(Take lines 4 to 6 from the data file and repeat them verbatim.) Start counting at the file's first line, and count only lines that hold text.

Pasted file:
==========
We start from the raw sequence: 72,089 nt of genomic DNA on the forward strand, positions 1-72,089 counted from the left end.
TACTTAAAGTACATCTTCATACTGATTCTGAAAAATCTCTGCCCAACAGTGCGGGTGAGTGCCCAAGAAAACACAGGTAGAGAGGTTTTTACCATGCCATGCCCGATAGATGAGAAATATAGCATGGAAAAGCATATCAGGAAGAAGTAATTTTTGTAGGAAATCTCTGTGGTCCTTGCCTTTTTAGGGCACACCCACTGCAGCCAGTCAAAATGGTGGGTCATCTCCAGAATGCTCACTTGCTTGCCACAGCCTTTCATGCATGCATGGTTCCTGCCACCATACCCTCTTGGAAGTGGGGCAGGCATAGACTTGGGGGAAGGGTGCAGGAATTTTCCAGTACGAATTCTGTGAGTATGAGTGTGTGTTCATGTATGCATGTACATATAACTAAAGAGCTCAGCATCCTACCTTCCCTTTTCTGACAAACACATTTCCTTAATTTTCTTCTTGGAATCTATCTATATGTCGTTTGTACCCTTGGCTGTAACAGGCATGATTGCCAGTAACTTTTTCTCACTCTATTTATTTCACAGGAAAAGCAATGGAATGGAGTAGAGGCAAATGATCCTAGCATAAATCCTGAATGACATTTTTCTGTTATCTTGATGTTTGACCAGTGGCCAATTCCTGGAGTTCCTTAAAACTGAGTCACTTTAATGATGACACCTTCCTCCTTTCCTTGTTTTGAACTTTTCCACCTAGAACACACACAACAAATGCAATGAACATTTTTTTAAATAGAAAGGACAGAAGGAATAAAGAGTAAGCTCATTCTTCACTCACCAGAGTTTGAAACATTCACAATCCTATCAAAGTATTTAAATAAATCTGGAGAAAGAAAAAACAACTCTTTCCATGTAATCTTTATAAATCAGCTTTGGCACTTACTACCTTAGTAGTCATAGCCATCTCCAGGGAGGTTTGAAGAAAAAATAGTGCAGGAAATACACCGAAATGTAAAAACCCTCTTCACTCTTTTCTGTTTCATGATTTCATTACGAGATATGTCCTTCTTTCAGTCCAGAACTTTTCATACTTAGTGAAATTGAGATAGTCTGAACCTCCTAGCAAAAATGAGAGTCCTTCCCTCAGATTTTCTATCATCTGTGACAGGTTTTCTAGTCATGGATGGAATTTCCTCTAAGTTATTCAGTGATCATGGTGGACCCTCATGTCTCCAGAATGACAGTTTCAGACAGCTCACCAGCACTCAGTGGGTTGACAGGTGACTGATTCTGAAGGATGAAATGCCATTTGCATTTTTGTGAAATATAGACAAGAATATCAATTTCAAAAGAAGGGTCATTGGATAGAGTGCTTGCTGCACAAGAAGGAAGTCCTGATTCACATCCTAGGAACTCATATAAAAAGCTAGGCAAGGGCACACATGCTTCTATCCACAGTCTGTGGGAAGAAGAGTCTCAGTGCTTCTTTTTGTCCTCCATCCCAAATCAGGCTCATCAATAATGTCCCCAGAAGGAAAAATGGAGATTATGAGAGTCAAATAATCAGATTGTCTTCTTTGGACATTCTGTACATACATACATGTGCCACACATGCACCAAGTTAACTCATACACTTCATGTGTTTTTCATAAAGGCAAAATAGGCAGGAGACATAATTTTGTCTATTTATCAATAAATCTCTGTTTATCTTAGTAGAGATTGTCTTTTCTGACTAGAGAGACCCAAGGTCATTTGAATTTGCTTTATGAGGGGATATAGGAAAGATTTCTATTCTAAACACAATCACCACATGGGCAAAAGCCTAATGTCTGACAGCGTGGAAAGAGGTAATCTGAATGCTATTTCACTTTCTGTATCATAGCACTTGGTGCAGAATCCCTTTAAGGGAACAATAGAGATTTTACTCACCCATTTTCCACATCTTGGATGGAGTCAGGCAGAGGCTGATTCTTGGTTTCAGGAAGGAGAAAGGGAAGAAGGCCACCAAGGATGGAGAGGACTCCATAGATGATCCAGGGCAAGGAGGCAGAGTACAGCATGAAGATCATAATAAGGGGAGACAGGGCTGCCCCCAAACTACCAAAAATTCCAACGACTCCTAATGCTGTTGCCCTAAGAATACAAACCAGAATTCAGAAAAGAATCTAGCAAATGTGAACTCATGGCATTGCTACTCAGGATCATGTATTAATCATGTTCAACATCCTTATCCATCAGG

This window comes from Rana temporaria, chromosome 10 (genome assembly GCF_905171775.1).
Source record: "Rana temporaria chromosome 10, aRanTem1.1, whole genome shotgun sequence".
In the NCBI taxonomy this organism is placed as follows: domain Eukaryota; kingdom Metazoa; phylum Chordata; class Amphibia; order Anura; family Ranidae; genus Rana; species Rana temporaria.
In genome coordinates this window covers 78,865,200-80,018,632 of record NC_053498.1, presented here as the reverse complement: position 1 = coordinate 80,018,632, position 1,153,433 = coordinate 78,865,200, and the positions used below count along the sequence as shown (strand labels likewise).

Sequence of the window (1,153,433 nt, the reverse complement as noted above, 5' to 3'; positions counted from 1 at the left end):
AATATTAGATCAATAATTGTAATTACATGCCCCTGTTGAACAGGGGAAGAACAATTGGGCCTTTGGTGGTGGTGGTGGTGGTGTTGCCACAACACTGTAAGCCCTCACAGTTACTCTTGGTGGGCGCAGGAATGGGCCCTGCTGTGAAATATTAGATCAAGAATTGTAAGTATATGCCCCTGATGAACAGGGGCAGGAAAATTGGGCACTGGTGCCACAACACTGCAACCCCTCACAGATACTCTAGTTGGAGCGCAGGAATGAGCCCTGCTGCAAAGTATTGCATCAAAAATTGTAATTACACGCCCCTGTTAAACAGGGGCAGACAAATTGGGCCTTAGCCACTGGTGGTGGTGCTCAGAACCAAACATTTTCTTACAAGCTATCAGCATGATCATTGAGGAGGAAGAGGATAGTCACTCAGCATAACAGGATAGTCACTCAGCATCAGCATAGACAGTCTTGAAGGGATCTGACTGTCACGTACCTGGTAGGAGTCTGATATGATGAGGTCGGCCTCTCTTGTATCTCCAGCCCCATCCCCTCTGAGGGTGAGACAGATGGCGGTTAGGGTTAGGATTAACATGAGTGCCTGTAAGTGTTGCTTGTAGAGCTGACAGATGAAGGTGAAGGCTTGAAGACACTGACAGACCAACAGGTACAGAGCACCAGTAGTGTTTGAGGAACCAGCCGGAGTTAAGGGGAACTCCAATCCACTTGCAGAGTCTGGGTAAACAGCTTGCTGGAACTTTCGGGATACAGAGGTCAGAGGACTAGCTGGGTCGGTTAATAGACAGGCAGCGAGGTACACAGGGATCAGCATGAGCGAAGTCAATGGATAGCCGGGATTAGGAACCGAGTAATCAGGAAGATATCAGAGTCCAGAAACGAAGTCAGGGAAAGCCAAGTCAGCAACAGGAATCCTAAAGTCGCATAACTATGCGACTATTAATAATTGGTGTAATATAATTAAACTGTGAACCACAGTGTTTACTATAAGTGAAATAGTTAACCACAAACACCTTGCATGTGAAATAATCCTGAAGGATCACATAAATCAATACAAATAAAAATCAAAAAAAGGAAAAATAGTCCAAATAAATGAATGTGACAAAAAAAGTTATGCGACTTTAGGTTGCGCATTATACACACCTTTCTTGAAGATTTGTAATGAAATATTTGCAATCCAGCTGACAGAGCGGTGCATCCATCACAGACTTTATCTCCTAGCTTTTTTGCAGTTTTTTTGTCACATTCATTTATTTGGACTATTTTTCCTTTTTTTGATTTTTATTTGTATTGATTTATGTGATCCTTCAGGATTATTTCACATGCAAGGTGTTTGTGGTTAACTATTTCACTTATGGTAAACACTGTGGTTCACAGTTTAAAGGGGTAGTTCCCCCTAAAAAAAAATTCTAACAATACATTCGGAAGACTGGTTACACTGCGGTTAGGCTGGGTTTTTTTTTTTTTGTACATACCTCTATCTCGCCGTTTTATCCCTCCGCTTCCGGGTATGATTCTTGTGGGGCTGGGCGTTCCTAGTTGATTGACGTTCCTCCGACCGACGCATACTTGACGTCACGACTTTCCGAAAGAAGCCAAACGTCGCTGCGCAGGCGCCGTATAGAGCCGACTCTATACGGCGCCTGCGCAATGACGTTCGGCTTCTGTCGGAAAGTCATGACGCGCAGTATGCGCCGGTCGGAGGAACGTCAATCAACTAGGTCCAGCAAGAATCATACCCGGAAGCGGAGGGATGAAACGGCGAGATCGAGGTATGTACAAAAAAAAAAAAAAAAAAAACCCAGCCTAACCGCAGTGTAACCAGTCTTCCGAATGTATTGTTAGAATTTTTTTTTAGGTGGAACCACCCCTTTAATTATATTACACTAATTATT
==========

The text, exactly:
Source record: "Rana temporaria chromosome 10, aRanTem1.1, whole genome shotgun sequence".
In the NCBI taxonomy this organism is placed as follows: domain Eukaryota; kingdom Metazoa; phylum Chordata; class Amphibia; order Anura; family Ranidae; genus Rana; species Rana temporaria.
In genome coordinates this window covers 78,865,200-80,018,632 of record NC_053498.1, presented here as the reverse complement: position 1 = coordinate 80,018,632, position 1,153,433 = coordinate 78,865,200, and the positions used below count along the sequence as shown (strand labels likewise).